On March 26, 1959, shortly after cutting his first session with Johnson, Walton appeared on a John Coltrane Atlantic session during which the first versions of "Giant Steps," "Naima," and "Like Sunny" were recorded. Unfortunately, they were not the first versions to be released. They finally saw the light of day in 1976, by which time the public had come to associate "Giant Steps" with Tommy Flanagan, who had recorded it with Trane six weeks after Walton. The pianist solos with Coltrane only on "Like Sunny," turning in a lovely spot.
As Flanagan had been a tough act to follow with Johnson, Walton then succeeded another great pianist, McCoy Tyner, with the Jazztet. Another one of Johnson's splendid sextets, this one featured trumpeter Farmer, tenor saxman Golson, and trombonist Curtis Fuller, who was later replaced by Tom McIntosh. Not only was the band loaded with excellent soloists, it had one of the great jazz composer/arrangers in Golson, and showcased his charts to the point that Walton called his tenure with the band "a lesson in reading." Nevertheless, he hastens to praise Golson for writing well for piano.
It was Walton's next job, however, that brought the pianist to the attention of the jazz public like nothing had previously: a stint with Art Blakey & the Jazz Messengers. This may have been Blakey's best band, featuring, in addition to Walton, a front line containing Hubbard, Shorter, and Fuller. Walton calls his situation with Blakey the ultimate experience.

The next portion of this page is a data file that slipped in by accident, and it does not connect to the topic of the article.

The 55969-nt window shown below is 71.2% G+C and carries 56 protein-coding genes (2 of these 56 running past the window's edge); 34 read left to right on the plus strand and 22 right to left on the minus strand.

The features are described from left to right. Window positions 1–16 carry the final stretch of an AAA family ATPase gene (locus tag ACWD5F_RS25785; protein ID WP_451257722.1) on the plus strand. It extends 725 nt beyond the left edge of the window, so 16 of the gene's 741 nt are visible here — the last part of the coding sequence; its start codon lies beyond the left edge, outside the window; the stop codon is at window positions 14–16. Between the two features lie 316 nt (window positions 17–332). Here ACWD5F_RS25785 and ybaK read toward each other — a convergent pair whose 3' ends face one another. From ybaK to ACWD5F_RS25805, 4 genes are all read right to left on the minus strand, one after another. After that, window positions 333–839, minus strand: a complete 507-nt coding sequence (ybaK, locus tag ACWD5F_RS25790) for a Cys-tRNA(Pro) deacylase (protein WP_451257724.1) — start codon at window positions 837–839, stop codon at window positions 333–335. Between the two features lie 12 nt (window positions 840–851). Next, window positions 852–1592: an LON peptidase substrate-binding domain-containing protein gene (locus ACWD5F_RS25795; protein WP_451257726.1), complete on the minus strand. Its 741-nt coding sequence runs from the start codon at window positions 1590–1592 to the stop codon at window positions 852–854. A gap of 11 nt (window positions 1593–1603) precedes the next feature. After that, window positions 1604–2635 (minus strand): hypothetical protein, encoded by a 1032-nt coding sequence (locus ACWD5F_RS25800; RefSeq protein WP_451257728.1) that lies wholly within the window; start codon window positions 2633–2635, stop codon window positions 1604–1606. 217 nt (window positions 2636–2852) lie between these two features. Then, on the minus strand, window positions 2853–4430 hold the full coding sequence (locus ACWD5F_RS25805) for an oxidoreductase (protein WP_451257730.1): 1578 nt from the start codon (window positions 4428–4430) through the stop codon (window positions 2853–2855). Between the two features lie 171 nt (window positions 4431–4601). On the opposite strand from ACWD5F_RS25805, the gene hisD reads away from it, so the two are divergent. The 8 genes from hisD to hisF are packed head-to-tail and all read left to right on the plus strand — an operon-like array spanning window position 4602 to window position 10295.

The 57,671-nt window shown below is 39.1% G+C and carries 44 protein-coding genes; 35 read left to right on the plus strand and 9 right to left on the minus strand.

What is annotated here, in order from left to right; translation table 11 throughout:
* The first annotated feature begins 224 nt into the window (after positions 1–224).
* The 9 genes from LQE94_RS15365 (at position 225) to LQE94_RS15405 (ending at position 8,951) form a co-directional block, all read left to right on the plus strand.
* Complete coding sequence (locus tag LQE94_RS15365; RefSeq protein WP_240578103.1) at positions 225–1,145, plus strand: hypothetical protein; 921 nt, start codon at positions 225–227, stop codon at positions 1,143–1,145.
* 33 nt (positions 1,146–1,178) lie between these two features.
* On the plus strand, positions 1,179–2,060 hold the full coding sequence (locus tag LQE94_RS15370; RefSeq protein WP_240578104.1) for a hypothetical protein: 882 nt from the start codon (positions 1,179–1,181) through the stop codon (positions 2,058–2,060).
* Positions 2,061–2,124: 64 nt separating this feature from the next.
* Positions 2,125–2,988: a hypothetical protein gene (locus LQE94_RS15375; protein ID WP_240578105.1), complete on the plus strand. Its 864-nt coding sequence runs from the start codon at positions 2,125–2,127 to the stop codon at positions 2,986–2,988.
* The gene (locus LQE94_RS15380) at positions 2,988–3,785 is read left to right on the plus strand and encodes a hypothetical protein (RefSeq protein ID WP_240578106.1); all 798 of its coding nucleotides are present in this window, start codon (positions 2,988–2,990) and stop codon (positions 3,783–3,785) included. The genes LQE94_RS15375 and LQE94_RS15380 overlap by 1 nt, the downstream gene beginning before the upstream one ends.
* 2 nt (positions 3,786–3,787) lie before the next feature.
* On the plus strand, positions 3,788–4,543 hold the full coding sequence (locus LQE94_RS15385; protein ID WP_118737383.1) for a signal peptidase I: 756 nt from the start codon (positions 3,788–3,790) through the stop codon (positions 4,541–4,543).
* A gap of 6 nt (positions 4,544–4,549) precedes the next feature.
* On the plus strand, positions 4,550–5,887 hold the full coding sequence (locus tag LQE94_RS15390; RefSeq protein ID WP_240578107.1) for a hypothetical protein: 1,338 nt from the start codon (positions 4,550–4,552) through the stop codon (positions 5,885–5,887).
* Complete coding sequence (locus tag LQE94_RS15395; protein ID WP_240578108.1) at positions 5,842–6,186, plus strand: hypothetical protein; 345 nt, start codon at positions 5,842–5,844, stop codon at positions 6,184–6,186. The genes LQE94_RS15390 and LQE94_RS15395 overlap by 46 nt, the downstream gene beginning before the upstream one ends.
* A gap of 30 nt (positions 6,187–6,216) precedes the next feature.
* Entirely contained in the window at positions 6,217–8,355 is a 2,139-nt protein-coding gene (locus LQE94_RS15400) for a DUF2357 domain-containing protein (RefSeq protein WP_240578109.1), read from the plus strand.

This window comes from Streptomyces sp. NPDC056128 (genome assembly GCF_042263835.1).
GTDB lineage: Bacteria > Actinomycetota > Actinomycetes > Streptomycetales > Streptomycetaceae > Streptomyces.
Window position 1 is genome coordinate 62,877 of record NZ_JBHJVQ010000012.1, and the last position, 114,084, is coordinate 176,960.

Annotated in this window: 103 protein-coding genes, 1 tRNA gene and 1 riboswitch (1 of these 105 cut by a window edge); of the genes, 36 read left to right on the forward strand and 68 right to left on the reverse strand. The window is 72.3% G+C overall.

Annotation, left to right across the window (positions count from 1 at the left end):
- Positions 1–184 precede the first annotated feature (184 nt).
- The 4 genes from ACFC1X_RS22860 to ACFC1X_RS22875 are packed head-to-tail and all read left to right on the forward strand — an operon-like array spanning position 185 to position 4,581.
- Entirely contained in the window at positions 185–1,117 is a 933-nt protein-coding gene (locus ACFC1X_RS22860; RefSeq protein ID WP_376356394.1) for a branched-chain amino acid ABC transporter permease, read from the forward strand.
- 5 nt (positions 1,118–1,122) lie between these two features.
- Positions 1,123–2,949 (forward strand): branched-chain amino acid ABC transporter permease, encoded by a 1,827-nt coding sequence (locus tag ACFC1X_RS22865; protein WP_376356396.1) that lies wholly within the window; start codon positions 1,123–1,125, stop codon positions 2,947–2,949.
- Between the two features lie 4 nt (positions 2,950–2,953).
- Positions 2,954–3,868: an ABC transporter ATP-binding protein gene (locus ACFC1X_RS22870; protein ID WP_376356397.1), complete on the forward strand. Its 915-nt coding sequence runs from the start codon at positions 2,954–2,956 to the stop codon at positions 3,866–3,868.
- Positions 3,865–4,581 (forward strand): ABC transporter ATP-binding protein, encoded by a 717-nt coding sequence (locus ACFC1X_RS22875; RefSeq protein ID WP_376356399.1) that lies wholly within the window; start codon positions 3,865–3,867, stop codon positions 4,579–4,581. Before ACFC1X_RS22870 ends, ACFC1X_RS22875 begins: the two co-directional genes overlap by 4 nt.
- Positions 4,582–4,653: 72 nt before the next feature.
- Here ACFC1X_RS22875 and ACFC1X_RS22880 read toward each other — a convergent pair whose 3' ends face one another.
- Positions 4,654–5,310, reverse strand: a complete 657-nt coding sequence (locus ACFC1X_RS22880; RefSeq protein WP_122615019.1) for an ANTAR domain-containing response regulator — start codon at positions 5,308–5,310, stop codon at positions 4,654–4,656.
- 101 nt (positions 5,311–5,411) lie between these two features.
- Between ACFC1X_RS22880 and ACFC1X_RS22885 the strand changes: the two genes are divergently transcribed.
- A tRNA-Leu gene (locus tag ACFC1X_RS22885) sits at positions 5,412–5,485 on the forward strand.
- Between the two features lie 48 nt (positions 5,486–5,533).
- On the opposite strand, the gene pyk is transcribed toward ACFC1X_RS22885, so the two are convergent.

"It was exactly the opposite of the Jazztet in that Art encouraged everyone to write, to contribute originals,"explains Walton. "As soon as we got six or seven new tunes together, we'd go into the studio and record. The encouragement in that band was contagious. Art had a keen sense of spotting talent, sometimes before it developed. I flowered and developed my ability to accompany with him. Art played with great power, but left little holes for the pianist. "
Walton played with Blakey from 1961-64, and took advantage of the freedom to compose that Blakey gave him. Two of his compositions became title tunes for Blakey LPs, Mosaic and Ugetsu. He also wrote the title tune for Joe Henderson's Mode for Joe.
While not necessarily becoming a better soloist with Blakey -- his playing in the late Fifties being quite strong -- Walton did evolve into a more confident and aggressive performer. In 1965-66, he began backing Abbey Lincoln, who, at the time, was married to jazz drummer extraordinaire Max Roach.
"That was a good experience," affirms Walton, "because Max was so knowledgeable about accompanying. He said to keep on playing the way I was playing, not to do anything different."
Since 1966, Walton has been a leader or freelancer. In 1967 and 1968, he made a couple of fine LPs for Prestige: Cedar, on which Dorham and tenor saxophonist Junior Cook appear, and Spectrum, with Blue Mitchell and Jordan. By this time, Walton's style had become earthier, bluesier, at least partly due to the influence Wynton Kelly had on him. His composition "Higgins Holler" has such an obvious gospel quality that it could've been written by Horace Silver. "Jakes Milkshakes" is another Silver-like tune. The 6/8 "Spectrum" indicates that the pianist was broadening his horizons, as he plays both with and against the rhythm.
On the subject of broadened horizons, the title track of Electric Boogaloo features Walton playing electric piano. This decision was made by the LP's producer to cash in on the popularity of the electric piano as played by Joe Zawinul, Herbie Hancock, and Chick Corea, but Walton took it in stride.